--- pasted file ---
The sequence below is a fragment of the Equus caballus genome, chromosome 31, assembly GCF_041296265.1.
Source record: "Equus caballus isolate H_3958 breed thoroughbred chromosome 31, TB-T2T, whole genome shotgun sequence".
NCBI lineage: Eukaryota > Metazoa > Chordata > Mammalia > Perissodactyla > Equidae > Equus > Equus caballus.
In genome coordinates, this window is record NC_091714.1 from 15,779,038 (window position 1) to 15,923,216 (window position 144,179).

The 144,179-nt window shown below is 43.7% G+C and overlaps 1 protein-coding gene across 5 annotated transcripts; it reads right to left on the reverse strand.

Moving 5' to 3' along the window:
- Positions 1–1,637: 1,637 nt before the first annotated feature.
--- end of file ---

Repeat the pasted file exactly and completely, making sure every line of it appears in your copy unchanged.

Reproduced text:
The sequence below is a fragment of the Equus caballus genome, chromosome 31, assembly GCF_041296265.1.
Source record: "Equus caballus isolate H_3958 breed thoroughbred chromosome 31, TB-T2T, whole genome shotgun sequence".
NCBI lineage: Eukaryota > Metazoa > Chordata > Mammalia > Perissodactyla > Equidae > Equus > Equus caballus.
In genome coordinates, this window is record NC_091714.1 from 15,779,038 (window position 1) to 15,923,216 (window position 144,179).

The 144,179-nt window shown below is 43.7% G+C and overlaps 1 protein-coding gene across 5 annotated transcripts; it reads right to left on the reverse strand.

Moving 5' to 3' along the window:
- Positions 1–1,637: 1,637 nt before the first annotated feature.